Facebook just launched a way for your nonprofit to raise money directly on the social network platform: Facebook Fundraising. This launch raises so many questions: will this work for year-end fundraising? Will this work at all? What are the benefits to using Facebook Fundraising? What are the downfalls? How do you know if this is right for your organization at all?
We did some research for you, and have information that you'll want to consider as you really get started with year-end fundraising.
5 things you need to know about Facebook Fundraising:
- Fundraisers are currently only available for individual profiles, or people. Public figures with verified profiles can create fundraisers. What does this mean for you? Your supporters, advisory council, staff, and board members can create fundraisers to raise money for your cause.
- ...but beware! Donors have to opt-in to sharing their information when they give to your cause. What does this mean for you? You’re not guaranteed to get the email addresses of anyone who donates to your fundraiser. You don’t even get email addresses for the people who start fundraising campaigns for your nonprofit!
- All fundraisers will be public, and will be visible to your Facebook fans, their friends, etc. What does this mean for you? You've got a built-in network. You've likely been doing legwork to build your constituency on Facebook already, and if you're going to try and move social media fans up the ladder of engagement, this is the place to test it.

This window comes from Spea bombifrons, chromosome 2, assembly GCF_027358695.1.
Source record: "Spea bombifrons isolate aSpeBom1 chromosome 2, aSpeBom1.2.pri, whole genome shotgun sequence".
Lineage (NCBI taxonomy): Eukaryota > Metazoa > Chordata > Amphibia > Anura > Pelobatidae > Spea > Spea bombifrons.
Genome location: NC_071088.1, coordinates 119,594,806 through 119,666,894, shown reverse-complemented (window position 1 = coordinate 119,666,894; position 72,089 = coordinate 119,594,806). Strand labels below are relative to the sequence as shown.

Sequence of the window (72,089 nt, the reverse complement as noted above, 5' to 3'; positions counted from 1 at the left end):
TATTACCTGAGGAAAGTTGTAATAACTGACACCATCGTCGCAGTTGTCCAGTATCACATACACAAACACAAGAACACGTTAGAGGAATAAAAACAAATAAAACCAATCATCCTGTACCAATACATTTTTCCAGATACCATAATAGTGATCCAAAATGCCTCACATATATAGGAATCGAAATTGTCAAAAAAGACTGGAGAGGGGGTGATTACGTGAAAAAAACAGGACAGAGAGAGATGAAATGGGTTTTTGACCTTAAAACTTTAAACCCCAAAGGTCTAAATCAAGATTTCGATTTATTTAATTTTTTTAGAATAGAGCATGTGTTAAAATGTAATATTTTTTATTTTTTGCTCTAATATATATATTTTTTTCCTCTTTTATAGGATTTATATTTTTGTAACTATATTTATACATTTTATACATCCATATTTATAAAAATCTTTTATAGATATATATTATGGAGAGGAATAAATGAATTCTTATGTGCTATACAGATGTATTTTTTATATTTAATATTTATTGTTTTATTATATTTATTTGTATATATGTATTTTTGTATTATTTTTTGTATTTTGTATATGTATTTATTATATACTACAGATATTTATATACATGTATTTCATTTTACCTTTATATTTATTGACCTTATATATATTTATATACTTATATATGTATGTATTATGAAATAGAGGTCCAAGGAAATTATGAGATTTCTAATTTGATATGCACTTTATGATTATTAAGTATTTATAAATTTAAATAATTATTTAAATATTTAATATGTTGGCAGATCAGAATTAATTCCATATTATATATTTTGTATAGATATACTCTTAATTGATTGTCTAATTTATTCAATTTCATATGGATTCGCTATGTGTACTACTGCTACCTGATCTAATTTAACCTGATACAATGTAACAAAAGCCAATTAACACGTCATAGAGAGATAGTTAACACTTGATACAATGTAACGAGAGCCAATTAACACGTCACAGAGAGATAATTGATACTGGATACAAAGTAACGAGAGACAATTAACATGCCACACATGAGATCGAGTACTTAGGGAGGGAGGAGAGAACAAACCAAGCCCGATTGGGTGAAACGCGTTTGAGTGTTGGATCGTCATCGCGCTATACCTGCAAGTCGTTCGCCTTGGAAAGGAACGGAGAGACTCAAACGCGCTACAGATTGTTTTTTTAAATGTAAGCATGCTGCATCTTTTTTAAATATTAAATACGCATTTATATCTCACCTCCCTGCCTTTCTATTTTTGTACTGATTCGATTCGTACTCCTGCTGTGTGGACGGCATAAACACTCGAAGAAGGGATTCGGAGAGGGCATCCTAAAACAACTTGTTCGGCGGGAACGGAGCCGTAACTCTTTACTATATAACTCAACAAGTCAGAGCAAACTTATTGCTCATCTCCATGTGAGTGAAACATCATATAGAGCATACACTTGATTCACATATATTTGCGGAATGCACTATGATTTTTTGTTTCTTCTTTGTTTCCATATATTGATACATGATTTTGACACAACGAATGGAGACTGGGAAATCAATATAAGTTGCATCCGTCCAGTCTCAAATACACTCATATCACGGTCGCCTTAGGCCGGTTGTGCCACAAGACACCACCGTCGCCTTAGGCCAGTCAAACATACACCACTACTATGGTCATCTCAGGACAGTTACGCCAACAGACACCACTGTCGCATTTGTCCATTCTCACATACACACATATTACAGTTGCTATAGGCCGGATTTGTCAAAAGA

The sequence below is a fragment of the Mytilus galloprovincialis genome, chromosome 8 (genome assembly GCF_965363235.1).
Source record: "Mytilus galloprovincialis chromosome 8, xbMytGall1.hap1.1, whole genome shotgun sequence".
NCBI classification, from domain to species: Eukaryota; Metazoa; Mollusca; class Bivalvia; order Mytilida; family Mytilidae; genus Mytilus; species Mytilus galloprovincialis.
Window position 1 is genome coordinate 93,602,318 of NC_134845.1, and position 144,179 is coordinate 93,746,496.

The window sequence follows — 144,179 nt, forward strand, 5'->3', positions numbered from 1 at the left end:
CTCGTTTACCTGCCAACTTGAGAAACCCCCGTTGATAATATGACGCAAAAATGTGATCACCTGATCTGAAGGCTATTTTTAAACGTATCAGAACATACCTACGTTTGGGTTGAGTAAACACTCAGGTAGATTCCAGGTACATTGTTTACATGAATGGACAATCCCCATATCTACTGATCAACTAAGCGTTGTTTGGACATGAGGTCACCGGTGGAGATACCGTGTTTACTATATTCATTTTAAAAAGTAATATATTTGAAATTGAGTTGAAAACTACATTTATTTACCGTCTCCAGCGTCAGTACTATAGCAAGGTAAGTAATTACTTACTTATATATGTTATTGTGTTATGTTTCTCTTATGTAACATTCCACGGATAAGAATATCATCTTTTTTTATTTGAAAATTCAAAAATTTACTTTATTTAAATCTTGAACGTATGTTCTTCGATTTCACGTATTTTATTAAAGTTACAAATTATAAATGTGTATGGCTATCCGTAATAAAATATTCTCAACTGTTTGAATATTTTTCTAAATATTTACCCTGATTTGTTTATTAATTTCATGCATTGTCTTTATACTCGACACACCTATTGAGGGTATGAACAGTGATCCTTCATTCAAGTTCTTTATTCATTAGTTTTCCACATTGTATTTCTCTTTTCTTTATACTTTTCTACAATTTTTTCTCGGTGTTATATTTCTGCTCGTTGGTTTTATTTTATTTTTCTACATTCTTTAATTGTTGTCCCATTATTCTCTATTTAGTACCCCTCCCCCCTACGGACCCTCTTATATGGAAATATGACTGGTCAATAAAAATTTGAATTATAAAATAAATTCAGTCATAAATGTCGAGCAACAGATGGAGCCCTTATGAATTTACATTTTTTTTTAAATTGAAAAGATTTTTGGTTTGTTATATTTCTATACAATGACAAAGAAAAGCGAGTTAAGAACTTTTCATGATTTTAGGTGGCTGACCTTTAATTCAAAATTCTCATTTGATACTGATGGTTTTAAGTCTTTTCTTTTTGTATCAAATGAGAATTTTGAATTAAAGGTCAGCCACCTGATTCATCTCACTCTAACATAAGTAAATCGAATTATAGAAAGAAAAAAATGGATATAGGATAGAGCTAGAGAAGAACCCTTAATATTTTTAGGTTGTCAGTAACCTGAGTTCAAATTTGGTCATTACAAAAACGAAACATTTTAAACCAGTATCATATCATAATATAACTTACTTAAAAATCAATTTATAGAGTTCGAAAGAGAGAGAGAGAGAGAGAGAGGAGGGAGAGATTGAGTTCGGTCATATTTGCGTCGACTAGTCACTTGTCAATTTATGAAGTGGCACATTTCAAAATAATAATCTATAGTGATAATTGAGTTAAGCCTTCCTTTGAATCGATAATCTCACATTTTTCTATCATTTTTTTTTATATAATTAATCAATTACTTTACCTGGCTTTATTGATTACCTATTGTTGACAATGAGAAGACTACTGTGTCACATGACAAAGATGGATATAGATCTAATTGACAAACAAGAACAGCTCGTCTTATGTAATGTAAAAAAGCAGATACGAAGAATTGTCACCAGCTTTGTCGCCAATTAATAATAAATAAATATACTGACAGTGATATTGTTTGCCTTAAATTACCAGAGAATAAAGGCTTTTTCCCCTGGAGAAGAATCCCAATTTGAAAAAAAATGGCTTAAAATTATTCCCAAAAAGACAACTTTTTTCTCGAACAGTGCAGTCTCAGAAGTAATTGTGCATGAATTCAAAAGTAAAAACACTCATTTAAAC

- The money raised does not need to go toward a specific project, if you don't want. What does this mean for you? Charities have full discretion on how to use the funds to further its mission. Though, keep in mind that people are more likely to give when they know that their money is going to something tangible and will have an impact.
- There are fees. 3% of your contribution will go to credit card processing, and 2% will be used to cover a portion of the costs to evaluate the nonprofit, payment support, operational costs, security, and fraud protection for your donation. What does this mean for you? 95% of the donations made through Facebook will go to your nonprofit, but you will pay 5% in fees. This could be worth it depending on the amount of money you're generating on Facebook, but it could be more cost effective for your constituents to give directly through your donation platform. Plus other crowdfunding platforms can charge less fees.
While Facebook Fundraising is something you might want to consider testing, do not put all of your eggs in one basket. Continue fundraising through multiple channels, and test what works best for you, and for your constituents.
Right now my biggest hesitation with Facebook crowdfunding is your inability to easily collect donor information. Regardless of whether you decide to opt-in to Facebook Fundraiser, you should have a Facebook Donate button on your Facebook page - that's something that's effortless and provides one more place for people to give.
Have you signed up for Facebook Fundraising yet? We'd love to hear your experiences.